Naming Compounds

Just like a family tree, the main trunk expands to give way to branches which divide even more to reveal connections of kinship.

We will use the same philosophy to aid in the naming of binary compounds. “Climb” or follow the branches as they lead to you to identify the type of compound you have. Then use the corresponding naming rule to name the compound. Follow these guidelines or you may find yourself out on a limb!

Begin with asking: Is this compound ionic or molecular in nature? Then follow that branch to find subcategories stem from it.

Recall that ionic compounds are easily identified by a metal + nonmetal pairing while molecular compounds contain two nonmetals (including those pesky polyatomic ions).

Tree

  1. Ionic: Metal + Nonmetal
    1. Binary Compounds Using Main Group Metals: Give the name of the first element (cation) followed by the stem of the second element (anion) plus the suffix “ide.”
      1. Ex. NaCl: Sodium + chlor + ide= Sodium Chloride
    2. Binary Compounds Using Transition (Variable Charge) Metals: Give the name of the first element (cation) followed by the charge in Roman Numerals in parathesese then the stem of the second element (anion) plus the suffix “ide.”
      1. Ex. FeO: Iron (II) Oxide
    3. Using Polyatomic Ions: For Main Group metals, name the metal followed by the name of the polyatomic ion. For Transition Metals, the rules in section c apply: so give the name of the first element (cation) followed by the charge in Roman Numerals in parathesese then the name of the polyatomic ion.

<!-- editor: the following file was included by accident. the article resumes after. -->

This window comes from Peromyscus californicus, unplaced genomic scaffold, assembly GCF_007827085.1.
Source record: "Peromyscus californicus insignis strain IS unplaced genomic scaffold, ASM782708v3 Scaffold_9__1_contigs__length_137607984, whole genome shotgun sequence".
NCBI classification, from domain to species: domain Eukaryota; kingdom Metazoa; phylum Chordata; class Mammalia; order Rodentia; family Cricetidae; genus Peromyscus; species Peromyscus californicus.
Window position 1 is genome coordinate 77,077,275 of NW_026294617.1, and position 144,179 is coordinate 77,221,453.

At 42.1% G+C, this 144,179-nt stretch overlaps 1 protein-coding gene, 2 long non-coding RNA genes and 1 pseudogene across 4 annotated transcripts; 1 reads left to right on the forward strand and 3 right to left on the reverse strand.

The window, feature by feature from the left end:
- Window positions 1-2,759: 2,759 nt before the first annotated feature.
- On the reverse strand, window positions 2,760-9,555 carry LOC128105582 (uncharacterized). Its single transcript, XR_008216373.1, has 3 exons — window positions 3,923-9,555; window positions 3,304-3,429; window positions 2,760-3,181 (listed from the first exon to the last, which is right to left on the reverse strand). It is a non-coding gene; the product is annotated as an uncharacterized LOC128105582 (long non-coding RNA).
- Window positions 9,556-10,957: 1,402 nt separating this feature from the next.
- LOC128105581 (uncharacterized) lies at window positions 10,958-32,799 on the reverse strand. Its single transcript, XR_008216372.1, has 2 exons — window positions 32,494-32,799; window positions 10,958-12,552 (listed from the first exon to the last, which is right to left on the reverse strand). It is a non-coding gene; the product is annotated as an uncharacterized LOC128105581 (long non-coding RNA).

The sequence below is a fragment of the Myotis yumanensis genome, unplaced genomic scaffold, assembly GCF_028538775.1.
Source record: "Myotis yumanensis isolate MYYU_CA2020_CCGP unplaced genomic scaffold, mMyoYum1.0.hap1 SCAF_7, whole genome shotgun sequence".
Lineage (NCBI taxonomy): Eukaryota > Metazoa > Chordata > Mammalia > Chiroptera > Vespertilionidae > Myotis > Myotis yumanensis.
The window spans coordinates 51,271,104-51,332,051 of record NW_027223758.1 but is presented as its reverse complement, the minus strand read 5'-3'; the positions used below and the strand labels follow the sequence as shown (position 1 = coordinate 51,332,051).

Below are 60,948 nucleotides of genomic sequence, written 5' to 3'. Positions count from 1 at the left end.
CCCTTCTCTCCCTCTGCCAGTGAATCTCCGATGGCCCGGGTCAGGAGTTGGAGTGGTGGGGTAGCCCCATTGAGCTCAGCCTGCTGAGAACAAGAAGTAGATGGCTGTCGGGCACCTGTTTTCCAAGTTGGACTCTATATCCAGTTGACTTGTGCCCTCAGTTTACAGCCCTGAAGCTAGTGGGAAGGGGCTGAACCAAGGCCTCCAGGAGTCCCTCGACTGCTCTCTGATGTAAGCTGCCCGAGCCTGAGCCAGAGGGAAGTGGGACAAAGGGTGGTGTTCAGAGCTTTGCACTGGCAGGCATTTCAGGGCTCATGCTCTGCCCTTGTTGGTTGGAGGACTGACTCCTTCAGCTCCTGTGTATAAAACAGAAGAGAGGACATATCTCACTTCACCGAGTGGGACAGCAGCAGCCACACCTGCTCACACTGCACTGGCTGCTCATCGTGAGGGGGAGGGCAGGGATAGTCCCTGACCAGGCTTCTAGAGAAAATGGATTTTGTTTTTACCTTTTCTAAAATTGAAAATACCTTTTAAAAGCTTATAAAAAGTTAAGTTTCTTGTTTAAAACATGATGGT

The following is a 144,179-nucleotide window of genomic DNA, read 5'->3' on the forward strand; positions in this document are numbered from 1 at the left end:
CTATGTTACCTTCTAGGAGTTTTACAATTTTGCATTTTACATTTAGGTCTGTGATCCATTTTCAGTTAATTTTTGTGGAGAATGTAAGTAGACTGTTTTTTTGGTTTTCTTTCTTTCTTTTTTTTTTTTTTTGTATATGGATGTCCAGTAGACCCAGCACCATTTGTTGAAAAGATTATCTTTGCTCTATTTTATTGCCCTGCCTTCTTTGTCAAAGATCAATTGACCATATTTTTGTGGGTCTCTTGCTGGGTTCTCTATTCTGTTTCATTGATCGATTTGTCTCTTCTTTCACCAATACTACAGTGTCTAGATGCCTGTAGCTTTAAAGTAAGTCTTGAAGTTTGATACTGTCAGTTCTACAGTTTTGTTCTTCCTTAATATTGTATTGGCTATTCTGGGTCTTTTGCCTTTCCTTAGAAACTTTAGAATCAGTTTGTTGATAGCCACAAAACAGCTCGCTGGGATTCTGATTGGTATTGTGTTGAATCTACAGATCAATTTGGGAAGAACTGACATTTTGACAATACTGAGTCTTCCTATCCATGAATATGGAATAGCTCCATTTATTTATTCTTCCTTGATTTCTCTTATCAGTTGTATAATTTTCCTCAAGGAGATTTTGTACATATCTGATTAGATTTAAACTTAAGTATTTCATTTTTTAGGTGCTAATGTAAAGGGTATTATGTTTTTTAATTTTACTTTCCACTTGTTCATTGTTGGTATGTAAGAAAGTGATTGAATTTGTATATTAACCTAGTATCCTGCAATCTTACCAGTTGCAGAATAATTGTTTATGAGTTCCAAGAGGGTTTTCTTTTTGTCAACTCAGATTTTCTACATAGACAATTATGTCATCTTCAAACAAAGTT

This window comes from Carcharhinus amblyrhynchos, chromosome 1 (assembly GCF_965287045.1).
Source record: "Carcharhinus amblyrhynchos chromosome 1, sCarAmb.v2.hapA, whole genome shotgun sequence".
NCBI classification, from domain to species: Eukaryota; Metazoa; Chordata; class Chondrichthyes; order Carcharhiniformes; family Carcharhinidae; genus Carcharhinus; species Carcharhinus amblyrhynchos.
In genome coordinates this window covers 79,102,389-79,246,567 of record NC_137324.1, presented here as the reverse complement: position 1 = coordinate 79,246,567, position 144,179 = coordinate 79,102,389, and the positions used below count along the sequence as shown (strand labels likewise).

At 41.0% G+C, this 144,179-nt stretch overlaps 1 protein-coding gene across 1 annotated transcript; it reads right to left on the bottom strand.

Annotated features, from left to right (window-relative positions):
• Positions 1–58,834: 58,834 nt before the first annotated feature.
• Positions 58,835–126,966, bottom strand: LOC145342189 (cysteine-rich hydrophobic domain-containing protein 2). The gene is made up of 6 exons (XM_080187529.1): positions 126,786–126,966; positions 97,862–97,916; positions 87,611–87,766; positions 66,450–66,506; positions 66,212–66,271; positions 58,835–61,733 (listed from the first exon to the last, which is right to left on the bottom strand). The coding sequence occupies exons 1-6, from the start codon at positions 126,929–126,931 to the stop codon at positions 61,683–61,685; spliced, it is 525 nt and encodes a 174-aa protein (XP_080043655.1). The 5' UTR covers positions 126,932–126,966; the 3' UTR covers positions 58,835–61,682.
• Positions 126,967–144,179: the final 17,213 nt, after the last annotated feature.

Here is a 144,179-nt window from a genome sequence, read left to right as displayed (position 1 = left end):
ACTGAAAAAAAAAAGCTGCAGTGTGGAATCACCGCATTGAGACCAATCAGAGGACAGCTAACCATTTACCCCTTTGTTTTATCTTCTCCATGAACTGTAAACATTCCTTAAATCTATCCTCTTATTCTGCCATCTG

1. Ex. NaOH: Sodium Hydroxide AlPO4 : Aluminum Phosphate
  2. Molecular: Nonmetal + Nonmetal
    1. Binary Compounds: Give the number of atoms of the first nonmetal using Greek prefixes followed by the name of the first nonmetal plus the number of atoms of the second nonmetal in Greek prefixes followed by the stem of the second nonmetal plus the suffix “ide.”
      1. Exception: For the FIRST nonmetal only, it is not necessary to note “mono” to indicate that there is only one atom; for the second nonmetal, however, you should.
      2. Greek Prefixes:
        Mono 1 Tetra 4 Hepta 7 Deca 10
        Di 2 Penta 5 Octa 8
        Tri 3 Hexa 6 Nano 9

        Ex. N2O4 : Dinitrogen tetraoxide (di + nitrogen + tetra+ ox + ide)

3. Acids
Name the compound as a molecular compound. Then use the following guide to change it to its acidic name:

acids

Examples:

HCl: hydrochloric acid (hydro + chlo + ic + acid)

HClO3: chloric acid (chlor + ic + acid)

HClO: hypochlorous acid (hypochlor + ous + acid)

IV. Hydrates

Name the compound using the appropriate naming rules then add the Greek prefix to indicate the number of water molecules, then the word “hydrate.”

Examples: NaCl ● 5H2O : sodium chloride pentahydrate

Practice Exercises and Answers: Write the names of the following formulas:

Ionic Compounds:

Ca3(PO4)2 = _________________ BaCl2 = ________________
Al2(SO4)3 = __________________ FeO =________________
NaC2H3O2 = _________________ SnCl-4 = ________________

Molecular Compounds:

PCl5 = ___________________ CO2=  _________________
H2-O = ___________________ N2Cl4= _________________
HNO3= __________________ H2SO3= _________________

Answers:

Ionic Compounds:

Calcium phosphate barium chloride
Aluminum sulfate iron (II) oxide
Sodium acetate Tin (IV) chloride

Molecular Compounds:

Phosphorus pentachloride carbon dioxide
Dihydrogen monoxide dinitrogen tetrachloride
nitric acid sulfurous acid
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